Jerry Mills

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Jerry Mills
Jerry Mills in 1986
BornJerry A. Mills
February 26, 1951
DiedJanuary 28, 1993
Notable works

Jerry A. Mills (February 26, 1951 - January 28, 1993) was an openly gay cartoonist known for his comic strip Poppers, which is credited as one of the first comic strips to develop multi-dimensional gay characters.[1] Scholars have stated that while earlier comics had relied on stereotypes such as the nelly queen or muscleman, Mills presented his characters with lives beyond the stereotypes.[2] His work is also credited as having helped shape comics for the LGBTQ+ community and its members.


Mills created ad hoc cartoons and wrote an eight-page history of gays in comics for the first Meatmen anthology. In the earlier part of the 1980s, Mills worked in the subscriptions department of In Touch for Men, an adult magazine company aimed at gay men. John Calendo, the magazine's editor and friend of Mills, promoted the artist to a regular comic strip.[3] The two intended for the strip to add variety to the regularly scheduled comic content, to which Mills created Poppers. Mills began writing the series in 1982 and by the mid 1980s a translated edition of the strip was published in Gai Pied Hebdo, a French-language gay magazine, and in the Japanese magazine Barazoku. Reprints of the strip also appeared sporadically in Gay Comix under the editorship of Howard Cruse, Robert Triptow, and Andy Mangels. The strip's title refers to "poppers", alkyl nitrites which were commonly used recreationally in the gay community.

Poppers was lauded for having complex characters who were more than gay stereotypes. Poppers focused on Billy, a West Hollywood muscleboy, and his sidekick Yves (based on Mills), a big-hearted nebbish who offered good advice and caution (usually unheeded) for his glamorous friend. Yves always went along for the ride with Billy, commenting on the action, a function he took over from a witty crab louse that lived on Billy's pubic hair in the first few strips.

When Mills moved to the classifieds department of Advocate Men, Poppers also moved to Advocate Men and was published sporadically. By the beginning of the 1990s Mills' health was deteriorating, as he developed complications associated with HIV infection, and in his final few years he worked less and less. He did, however, attend ACT UP demonstrations in Los Angeles and design posters for the offshoot organization Queer Nation, concerned with gay visibility.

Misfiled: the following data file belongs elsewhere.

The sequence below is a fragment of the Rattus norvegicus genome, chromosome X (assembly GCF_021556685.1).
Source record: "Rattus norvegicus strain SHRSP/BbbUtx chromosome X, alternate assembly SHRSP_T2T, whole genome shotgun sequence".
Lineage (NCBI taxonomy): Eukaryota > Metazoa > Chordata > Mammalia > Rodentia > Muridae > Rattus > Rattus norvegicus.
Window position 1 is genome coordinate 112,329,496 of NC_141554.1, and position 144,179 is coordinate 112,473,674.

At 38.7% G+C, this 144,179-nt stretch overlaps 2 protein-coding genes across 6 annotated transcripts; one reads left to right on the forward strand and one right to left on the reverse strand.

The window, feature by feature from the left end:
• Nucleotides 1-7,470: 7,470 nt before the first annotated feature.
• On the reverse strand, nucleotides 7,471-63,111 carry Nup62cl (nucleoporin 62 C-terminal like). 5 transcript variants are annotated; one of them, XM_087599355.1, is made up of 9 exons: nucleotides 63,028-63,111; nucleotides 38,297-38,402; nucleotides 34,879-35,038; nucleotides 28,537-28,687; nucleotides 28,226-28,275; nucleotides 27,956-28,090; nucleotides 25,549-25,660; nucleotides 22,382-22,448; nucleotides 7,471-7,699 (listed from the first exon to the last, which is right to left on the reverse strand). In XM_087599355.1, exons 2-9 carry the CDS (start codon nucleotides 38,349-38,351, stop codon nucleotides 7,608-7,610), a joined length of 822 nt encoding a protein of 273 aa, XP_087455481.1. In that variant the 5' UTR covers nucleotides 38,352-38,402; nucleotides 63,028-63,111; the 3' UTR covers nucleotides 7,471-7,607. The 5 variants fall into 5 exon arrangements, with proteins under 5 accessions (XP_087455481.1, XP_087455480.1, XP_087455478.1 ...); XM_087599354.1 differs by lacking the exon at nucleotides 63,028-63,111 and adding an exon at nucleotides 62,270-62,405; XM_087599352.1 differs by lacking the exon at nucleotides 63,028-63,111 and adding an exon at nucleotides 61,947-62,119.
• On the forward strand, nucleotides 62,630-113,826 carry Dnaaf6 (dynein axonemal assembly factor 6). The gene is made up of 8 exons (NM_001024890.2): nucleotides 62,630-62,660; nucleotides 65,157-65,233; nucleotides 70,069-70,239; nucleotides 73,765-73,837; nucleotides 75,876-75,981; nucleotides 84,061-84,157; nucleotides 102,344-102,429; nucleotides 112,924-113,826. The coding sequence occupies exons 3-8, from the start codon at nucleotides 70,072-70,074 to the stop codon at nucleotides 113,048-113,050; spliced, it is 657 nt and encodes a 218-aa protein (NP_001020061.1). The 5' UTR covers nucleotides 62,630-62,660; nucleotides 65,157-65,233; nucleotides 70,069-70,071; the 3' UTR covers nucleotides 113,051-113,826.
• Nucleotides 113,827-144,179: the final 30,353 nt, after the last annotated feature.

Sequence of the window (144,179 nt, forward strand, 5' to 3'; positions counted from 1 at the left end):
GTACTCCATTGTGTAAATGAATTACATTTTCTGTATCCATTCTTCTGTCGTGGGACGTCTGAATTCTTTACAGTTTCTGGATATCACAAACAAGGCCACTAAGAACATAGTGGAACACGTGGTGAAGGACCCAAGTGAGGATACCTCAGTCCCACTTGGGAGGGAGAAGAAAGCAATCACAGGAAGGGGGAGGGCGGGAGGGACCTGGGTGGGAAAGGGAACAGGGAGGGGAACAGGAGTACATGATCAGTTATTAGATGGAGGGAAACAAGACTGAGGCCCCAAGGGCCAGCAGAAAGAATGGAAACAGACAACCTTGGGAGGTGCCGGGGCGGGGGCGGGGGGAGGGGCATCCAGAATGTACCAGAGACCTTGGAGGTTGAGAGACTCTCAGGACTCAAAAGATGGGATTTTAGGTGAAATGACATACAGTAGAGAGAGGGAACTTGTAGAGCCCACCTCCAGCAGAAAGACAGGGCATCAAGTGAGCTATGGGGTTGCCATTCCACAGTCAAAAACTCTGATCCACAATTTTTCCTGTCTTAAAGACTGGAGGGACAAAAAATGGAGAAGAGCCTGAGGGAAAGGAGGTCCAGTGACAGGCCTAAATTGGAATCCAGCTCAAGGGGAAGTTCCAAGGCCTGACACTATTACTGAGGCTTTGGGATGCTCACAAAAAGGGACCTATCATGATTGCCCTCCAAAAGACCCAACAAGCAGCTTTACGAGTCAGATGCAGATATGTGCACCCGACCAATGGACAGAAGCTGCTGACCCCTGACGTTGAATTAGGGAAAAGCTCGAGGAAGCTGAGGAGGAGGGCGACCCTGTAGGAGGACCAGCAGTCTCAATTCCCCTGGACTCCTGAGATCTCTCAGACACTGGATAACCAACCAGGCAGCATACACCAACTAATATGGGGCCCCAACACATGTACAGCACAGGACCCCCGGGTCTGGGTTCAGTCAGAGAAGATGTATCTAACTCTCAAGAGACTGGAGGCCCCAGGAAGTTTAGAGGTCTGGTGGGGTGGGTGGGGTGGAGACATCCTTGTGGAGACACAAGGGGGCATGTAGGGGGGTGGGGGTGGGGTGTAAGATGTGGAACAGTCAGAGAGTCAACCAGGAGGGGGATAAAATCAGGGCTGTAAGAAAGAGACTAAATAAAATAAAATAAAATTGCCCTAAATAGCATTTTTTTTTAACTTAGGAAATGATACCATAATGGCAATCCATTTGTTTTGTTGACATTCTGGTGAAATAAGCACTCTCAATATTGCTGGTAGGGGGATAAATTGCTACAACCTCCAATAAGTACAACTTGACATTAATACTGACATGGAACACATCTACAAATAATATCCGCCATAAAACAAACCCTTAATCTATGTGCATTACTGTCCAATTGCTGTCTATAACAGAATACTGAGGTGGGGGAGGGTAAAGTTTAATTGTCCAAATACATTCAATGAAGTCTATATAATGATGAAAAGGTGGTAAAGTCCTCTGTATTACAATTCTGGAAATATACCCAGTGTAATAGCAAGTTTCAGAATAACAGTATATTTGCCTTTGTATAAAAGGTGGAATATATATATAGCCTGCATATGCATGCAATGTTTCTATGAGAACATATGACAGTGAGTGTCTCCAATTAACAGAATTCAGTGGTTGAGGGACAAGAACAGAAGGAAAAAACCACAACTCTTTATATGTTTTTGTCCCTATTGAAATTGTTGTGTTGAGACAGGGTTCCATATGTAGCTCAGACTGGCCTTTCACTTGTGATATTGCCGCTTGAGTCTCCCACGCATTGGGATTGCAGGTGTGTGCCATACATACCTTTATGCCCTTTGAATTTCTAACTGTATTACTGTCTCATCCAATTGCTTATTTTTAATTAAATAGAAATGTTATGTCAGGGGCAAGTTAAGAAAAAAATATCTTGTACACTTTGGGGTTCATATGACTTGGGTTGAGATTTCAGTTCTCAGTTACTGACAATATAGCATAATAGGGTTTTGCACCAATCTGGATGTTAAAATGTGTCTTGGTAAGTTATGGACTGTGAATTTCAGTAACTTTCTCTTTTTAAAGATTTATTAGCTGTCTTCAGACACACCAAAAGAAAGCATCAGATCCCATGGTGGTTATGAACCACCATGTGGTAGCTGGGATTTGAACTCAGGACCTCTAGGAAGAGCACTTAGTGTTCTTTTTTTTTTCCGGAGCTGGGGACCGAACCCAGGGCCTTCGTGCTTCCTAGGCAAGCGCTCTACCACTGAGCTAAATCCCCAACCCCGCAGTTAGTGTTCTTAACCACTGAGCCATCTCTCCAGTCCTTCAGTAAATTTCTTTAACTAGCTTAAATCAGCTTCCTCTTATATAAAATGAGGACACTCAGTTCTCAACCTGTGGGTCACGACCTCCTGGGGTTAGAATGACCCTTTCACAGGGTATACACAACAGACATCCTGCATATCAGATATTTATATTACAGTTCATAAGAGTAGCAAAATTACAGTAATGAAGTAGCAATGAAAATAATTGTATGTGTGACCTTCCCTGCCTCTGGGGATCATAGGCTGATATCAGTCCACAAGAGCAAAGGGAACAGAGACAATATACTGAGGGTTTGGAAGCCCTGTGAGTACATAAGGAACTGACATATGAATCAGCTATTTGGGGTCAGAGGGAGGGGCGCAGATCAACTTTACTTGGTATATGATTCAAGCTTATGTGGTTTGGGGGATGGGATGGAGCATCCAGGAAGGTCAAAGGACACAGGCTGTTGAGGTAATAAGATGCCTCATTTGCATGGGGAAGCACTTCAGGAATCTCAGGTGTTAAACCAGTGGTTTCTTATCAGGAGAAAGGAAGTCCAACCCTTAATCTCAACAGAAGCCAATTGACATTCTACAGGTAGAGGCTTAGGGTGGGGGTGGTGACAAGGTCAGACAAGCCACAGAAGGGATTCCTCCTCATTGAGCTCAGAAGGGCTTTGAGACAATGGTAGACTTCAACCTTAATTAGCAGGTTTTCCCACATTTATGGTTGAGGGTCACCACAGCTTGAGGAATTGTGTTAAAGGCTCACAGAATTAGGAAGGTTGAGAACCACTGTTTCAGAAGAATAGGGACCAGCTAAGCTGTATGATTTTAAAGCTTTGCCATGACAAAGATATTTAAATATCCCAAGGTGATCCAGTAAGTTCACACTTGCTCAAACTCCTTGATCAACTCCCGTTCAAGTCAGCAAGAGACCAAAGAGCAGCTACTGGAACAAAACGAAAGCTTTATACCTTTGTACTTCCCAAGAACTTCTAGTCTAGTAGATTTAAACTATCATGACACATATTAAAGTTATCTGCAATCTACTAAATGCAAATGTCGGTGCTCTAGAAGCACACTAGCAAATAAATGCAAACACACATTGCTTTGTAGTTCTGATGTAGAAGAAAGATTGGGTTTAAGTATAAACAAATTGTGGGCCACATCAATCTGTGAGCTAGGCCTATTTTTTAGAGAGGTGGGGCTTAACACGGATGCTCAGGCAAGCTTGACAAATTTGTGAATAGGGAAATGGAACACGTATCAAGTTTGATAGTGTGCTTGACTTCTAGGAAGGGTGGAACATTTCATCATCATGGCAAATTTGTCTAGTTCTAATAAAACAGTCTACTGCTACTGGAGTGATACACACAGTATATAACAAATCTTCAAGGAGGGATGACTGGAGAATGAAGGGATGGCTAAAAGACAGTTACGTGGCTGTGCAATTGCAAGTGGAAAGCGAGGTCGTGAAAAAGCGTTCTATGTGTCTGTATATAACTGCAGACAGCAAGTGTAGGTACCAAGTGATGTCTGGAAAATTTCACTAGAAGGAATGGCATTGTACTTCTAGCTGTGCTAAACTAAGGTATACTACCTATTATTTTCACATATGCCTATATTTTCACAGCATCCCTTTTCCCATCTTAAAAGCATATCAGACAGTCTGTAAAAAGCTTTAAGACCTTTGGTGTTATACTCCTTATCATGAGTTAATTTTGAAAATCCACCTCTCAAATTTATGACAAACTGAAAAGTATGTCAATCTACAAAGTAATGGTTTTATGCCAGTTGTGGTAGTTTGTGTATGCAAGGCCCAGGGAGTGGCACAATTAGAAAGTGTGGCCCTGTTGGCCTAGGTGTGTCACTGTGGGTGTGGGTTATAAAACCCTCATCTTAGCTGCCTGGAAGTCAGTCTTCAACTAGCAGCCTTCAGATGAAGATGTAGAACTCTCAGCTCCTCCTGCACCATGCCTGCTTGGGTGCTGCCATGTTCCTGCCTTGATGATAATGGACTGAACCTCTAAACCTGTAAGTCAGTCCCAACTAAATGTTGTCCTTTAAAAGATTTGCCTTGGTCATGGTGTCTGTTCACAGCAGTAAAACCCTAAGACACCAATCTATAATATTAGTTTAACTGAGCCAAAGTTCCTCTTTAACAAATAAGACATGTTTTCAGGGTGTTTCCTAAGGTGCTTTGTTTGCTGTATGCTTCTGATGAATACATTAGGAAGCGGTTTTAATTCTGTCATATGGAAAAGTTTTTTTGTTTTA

Though overshadowed by contemporaries such as Tim Barela and Howard Cruse, both of whom also worked with continuing characters in comic strip format, scholars[example needed] have stated that Mills made a substantial contribution to gay cartooning. In particular, the "Chelsea Boys" strip by Glen Hanson and Allan Neuwirth is influenced by Mills.[citation needed]

AIDS themes[edit]

As the AIDS crisis emerged, Mills' work struggled with conflicting themes of humorously depicting casual sex with the promotion of safer sex to reduce the spread of the disease.[2] In his work Mills focused heavily on the AIDS crisis, as mass-produced comic books such as Meatmen allowed for a larger audience and greater exposure to the epidemic's social issues. Critics have argued that by doing this, Mills was able to make comics a more educational based literary art, rather than a plain read.[citation needed][original research?]

Personal life and death[edit]

Mills was openly gay and in his later years had a partner, Sal Lucarello.[4] During the 1990s Mills's health was steadily deteriorating due to severe complications associated with HIV, causing him to work less and less. He remained active with social issues and was able to attend the 'ACT UP' demonstrations in Los Angeles, California. He also designed posters for Queer Nation, an activist organization aimed at protecting those who felt threatened by anti-gay violence.

Mills died of AIDS complications on January 28, 1993.


  • Poppers (1986)
  • Gay Comix No.9
  • Meatmen


  1. ^ Century, Sara (2020-06-26). "Pride-ographies: Jerry Mills". SYFY WIRE. Retrieved 2021-08-31.
  2. ^ a b Costello, Brannon; Cremins, Brian (2021-06-02). The Other 1980s: Reframing Comics' Crucial Decade. LSU Press. ISBN 978-0-8071-7551-4.
  3. ^ "Jerry Mills". Retrieved 2021-08-31.
  4. ^ Hall, Justin, ed. (2012). No Straight Lines: Four Decades of Queer Comics. Seattle, Washington: Fantagraphics. ISBN 978-1-60699-506-8.